"Driving 3 hours to see the Avengers in theaters on opening because I didn't want to watch it in the shitty theater in Key West. Was initially intending to see it in IMAX, but I bought the ticket for the wrong day, and ended up needing to buy one for a regular 3D showing, but the theater was still massive and fucking packed to the brim. Had an absolute blast. Getting to hear the audience go nuts at the scene where they all assembled for the first time was amazing. Drove back home in the dead of night with the top down (it was the Florida Keys in May, after all) with like no traffic."
"My best movie memory is waiting in line at the premiere of The Deathly Hallows pt. 1. Just a line full of like-minded potter fans hanging out in costumes for hours before the movie."
"My most memorable was seeing The Force Awakens at Disney World. It is memorable because I got a new hoodie that day that I insisted on wearing in the 75° Florida weather. I walked around for hours in that hoodie and by the time we sat down for the movie I was soaked from head to toe in sweat. I then had to sit through the 2 1/2 hour movie in my own sweat, miserable the whole time."
"Definitely Star Wars Ep 7 midnight launch. People dressed up with lightsabers having saber fights in the auditorium before the movie started. Everyone was so happy seeing all the characters again. It was an incredible viewing."
"On the day before my 22nd birthday my friends arranged a surprise trip to a local independent cinema in the middle of the woods to see Paddington 2 - a film I had done some extra work on. Even the fact that the scene I worked on was cut couldn't wipe the smile from my face. The foyer was filled with various film and TV memorabilia, even a life-size Dalek, and it was almost Christmas so the whole things was cold and glorious. I'm in no way able to successfully communicate my feelings but I hope my friends know how much I treasure that whole evening, even if I was remarkably quiet throughout it."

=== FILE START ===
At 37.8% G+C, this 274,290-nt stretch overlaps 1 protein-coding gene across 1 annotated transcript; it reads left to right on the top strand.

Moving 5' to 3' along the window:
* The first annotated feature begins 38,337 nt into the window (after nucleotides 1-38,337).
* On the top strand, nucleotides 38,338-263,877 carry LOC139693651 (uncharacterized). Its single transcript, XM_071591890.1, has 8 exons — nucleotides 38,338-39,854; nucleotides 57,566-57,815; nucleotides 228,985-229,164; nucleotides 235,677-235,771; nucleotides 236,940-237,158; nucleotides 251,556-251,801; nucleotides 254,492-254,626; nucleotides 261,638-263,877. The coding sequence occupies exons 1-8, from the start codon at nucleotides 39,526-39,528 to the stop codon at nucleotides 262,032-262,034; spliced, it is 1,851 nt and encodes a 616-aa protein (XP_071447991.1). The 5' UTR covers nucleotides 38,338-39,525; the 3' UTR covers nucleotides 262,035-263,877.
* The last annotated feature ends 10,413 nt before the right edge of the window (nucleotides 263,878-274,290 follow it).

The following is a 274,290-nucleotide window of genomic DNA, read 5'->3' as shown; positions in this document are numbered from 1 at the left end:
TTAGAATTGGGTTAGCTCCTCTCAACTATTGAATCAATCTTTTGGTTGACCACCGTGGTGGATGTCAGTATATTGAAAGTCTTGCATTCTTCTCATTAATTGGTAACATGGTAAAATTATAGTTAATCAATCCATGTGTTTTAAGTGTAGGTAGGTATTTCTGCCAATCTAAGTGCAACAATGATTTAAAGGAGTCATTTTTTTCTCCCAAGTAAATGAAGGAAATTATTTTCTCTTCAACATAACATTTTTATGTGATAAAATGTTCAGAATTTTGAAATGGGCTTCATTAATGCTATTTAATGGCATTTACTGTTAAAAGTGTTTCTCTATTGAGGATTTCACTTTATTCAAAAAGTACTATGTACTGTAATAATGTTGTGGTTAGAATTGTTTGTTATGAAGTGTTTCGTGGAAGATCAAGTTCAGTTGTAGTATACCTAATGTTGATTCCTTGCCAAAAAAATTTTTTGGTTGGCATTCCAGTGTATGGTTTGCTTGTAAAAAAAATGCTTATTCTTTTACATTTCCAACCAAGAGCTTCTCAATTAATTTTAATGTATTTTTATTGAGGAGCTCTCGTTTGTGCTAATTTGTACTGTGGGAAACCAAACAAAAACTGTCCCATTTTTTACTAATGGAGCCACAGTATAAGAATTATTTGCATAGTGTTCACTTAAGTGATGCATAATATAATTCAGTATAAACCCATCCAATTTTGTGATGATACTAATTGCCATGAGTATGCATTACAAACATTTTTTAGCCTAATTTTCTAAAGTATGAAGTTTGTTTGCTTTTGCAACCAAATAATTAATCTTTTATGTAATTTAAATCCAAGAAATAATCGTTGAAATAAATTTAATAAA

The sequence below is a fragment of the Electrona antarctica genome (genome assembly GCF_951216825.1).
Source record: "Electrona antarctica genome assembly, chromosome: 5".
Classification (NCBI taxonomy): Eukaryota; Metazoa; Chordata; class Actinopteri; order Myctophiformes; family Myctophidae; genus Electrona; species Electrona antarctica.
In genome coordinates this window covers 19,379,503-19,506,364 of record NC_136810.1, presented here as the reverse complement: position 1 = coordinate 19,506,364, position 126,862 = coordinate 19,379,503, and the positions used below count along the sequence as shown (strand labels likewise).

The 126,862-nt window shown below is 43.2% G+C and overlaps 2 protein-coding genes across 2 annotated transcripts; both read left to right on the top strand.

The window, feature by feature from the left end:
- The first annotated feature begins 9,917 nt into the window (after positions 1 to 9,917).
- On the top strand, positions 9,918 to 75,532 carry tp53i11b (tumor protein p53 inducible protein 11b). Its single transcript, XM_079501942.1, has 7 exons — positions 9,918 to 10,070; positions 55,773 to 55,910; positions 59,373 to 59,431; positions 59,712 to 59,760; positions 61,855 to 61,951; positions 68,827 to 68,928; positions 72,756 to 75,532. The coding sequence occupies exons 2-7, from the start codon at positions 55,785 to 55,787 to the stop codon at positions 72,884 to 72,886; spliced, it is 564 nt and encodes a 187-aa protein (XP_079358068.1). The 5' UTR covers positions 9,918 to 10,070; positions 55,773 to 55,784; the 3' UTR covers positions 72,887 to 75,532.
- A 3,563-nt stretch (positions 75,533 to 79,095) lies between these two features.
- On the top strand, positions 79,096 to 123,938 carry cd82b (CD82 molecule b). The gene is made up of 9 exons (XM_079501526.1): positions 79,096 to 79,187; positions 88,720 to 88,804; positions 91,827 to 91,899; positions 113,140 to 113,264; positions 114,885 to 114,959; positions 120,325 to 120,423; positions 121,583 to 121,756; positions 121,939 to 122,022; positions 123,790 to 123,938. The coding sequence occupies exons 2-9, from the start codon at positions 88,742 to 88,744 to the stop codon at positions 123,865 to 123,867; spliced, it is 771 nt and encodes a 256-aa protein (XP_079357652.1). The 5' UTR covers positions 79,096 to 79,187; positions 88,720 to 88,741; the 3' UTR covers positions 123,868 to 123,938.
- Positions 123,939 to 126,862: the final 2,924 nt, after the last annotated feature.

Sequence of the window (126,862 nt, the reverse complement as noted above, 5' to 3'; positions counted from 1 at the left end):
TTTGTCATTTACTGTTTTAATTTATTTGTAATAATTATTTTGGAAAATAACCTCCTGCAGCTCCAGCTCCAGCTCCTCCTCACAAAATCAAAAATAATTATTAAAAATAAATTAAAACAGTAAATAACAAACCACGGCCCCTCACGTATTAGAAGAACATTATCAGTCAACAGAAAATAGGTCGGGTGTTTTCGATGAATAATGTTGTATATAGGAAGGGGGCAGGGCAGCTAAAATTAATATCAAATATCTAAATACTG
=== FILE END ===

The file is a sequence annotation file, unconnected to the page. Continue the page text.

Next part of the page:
"As for DVDs? Me and my wife go to the indoor fleamarkets/antique malls. There are shelves and shelves of used DVDs. I feel very nostalgic when I see them. I browse the titles and wonder who they used to belong too....I wonder how many sleepovers that copy of 13 Ghosts have been apart of. I wonder how excited the original buyer was to pick up that copy of The Matrix brand new at the store. I wonder what made them decide to sell their beloved Twilight trilogy.
I can’t pick my favorite theater experience, I have a lot of sentimental memories of going to the movies with my wife, family, and friends. Sometimes we would watch a film at the town’s local theater (basic) or drive an hour and a half to have a fancy dinner and get a more luxurious movie experience (with those reclining heated chairs!).